Canadian courts have, since RJR — MacDonald, been divided on this question. In Alberta, Nova Scotia and Ontario, for example, the applicant must establish a strong prima facie case. Conversely, other courts have applied the less searching “serious issue to be tried” threshold.
 In my view, on an application for a mandatory interlocutory injunction, the appropriate criterion for assessing the strength of the applicant’s case at the first stage of the RJR — MacDonald test is not whether there is a serious issue to be tried, but rather whether the applicant has shown a strong prima facie case. A mandatory injunction directs the defendant to undertake a positive course of action, such as taking steps to restore the status quo, or to otherwise “put the situation back to what it should be”, which is often costly or burdensome for the defendant and which equity has long been reluctant to compel. Such an order is also (generally speaking) difficult to justify at the interlocutory stage, since restorative relief can usually be obtained at trial. Or, as Justice Sharpe (writing extrajudicially) puts it, “the risk of harm to the defendant will [rarely] be less significant than the risk to the plaintiff resulting from the court staying its hand until trial”. The potentially severe consequences for a defendant which can result from a mandatory interlocutory injunction, including the effective final determination of the action in favour of the plaintiff, further demand what the Court described in RJR — MacDonald as “extensive review of the merits” at the interlocutory stage.
 A final consideration that may arise in some cases is that, because mandatory interlocutory injunctions require a defendant to take positive action, they can be more burdensome or costly for the defendant. It must, however, be borne in mind that complying with prohibitive injunctions can also entail costs that are just as burdensome as mandatory injunctions. While holding that applications for mandatory interlocutory injunctions are to be subjected to a modified RJR — MacDonald test, I acknowledge that distinguishing between mandatory and prohibitive injunctions can be difficult, since an interlocutory injunction which is framed in prohibitive language may “have the effect of forcing the enjoined party to take . . . positive actions”. For example, in this case, ceasing to transmit the victim’s identifying information would require an employee of CBC to take the necessary action to remove that information from its website. Ultimately, the application judge, in characterizing the interlocutory injunction as mandatory or prohibitive, will have to look past the form and the language in which the order sought is framed, in order to identify the substance of what is being sought and, in light of the particular circumstances of the matter, “what the practical consequences of the . . . injunction are likely to be”. In short, the application judge should examine whether, in substance, the overall effect of the injunction would be to require the defendant to do something, or to refrain from doing something.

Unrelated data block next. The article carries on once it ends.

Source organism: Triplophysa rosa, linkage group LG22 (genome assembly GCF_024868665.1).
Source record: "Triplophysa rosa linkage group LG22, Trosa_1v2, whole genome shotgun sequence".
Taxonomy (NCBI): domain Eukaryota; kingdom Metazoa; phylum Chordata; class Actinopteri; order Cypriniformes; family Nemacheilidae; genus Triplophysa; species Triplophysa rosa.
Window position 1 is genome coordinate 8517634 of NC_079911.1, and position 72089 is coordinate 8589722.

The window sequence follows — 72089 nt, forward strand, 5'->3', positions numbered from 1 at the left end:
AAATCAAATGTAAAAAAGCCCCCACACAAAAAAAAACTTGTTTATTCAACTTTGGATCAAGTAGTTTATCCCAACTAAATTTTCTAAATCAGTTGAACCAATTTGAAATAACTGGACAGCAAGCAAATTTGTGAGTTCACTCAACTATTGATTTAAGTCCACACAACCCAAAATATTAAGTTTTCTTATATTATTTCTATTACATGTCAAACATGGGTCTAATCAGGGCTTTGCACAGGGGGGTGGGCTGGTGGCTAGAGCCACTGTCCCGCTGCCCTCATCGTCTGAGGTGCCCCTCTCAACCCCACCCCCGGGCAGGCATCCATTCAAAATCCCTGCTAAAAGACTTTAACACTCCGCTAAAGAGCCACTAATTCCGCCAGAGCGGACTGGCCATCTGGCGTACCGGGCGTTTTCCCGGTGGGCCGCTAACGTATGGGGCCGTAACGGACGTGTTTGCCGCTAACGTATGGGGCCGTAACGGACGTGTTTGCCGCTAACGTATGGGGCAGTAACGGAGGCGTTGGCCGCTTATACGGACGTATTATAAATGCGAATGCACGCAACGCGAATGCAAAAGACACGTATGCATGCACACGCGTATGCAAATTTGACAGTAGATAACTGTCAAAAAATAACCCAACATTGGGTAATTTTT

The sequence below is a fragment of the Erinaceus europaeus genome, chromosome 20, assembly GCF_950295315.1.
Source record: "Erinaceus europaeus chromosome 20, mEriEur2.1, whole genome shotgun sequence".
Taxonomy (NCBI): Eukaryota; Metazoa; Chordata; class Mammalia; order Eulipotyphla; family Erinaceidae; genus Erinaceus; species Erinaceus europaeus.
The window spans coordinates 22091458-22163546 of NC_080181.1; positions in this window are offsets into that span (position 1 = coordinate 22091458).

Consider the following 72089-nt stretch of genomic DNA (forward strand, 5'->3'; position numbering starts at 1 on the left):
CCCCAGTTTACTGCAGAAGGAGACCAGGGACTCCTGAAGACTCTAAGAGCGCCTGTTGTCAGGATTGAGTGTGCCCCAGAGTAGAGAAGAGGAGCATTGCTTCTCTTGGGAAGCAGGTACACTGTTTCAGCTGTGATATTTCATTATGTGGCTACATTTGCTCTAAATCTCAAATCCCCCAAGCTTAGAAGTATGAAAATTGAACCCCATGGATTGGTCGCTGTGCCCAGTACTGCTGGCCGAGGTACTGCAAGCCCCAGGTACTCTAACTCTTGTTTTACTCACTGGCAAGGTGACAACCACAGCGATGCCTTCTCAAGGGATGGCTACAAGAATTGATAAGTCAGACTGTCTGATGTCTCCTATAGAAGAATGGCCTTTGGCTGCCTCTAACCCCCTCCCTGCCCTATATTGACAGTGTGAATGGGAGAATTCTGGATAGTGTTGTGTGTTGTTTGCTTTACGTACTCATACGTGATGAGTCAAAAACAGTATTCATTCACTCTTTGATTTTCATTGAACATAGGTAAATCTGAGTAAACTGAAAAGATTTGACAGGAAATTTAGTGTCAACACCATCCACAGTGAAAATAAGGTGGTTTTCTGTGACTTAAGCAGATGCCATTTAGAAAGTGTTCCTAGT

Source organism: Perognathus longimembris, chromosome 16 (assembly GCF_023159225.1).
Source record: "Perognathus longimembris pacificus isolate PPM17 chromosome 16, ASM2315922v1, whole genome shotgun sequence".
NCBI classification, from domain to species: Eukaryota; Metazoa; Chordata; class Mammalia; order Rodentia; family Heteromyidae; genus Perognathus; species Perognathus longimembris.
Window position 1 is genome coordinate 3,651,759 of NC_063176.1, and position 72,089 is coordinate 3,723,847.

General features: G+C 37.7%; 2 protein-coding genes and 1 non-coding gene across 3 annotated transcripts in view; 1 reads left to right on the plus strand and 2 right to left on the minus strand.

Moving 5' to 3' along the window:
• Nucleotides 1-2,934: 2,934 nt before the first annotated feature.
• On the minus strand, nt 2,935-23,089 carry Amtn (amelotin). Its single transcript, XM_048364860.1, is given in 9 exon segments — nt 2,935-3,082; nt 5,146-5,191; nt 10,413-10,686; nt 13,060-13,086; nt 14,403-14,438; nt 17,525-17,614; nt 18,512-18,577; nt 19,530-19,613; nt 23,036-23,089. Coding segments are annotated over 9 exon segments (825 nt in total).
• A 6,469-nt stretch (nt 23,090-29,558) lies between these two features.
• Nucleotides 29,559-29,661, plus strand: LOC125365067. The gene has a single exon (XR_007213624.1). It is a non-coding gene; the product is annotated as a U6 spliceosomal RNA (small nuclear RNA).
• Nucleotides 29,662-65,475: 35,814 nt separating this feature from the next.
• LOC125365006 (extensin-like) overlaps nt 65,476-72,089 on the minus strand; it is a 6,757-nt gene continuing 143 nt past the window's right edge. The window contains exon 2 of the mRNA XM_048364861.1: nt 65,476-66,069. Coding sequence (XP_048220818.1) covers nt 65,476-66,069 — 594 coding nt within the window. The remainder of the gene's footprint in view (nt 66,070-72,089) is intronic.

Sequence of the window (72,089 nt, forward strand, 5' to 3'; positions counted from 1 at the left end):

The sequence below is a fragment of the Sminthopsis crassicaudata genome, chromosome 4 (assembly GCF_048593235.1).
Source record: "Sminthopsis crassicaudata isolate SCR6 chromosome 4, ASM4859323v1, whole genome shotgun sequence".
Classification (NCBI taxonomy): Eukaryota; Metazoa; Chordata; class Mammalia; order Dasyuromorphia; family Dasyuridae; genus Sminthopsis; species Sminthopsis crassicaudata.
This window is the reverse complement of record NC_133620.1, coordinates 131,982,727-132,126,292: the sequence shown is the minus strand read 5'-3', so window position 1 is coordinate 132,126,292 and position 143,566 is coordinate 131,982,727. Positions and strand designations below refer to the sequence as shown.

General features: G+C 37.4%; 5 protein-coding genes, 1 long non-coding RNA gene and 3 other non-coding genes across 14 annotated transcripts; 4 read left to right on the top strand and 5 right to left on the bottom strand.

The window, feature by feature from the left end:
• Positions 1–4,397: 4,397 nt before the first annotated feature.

This brings me to just what is entailed by showing a “strong prima facie case”. Courts have employed various formulations, requiring the applicant to establish a “strong and clear chance of success”; a “strong and clear” or “unusually strong and clear” case; that he or she is “clearly right” or “clearly in the right”; that he or she enjoys a “high probability” or “great likelihood of success”; a “high degree of assurance” of success; a “significant prospect” of success; or “almost certain” success. Common to all these formulations is a burden on the applicant to show a case of such merit that it is very likely to succeed at trial. Meaning, that upon a preliminary review of the case, the application judge must be satisfied that there is a strong likelihood on the law and the evidence presented that, at trial, the applicant will be ultimately successful in proving the allegations set out in the originating notice.
 In sum, to obtain a mandatory interlocutory injunction, an applicant must meet a modified RJR — MacDonald test, which proceeds as follows:
(1) The applicant must demonstrate a strong prima facie case that it will succeed at trial. This entails showing a strong likelihood on the law and the evidence presented that, at trial, the applicant will be ultimately successful in proving the allegations set out in the originating notice;
(2) The applicant must demonstrate that irreparable harm will result if the relief is not granted; and
(3) The applicant must show that the balance of convenience favours granting the injunction.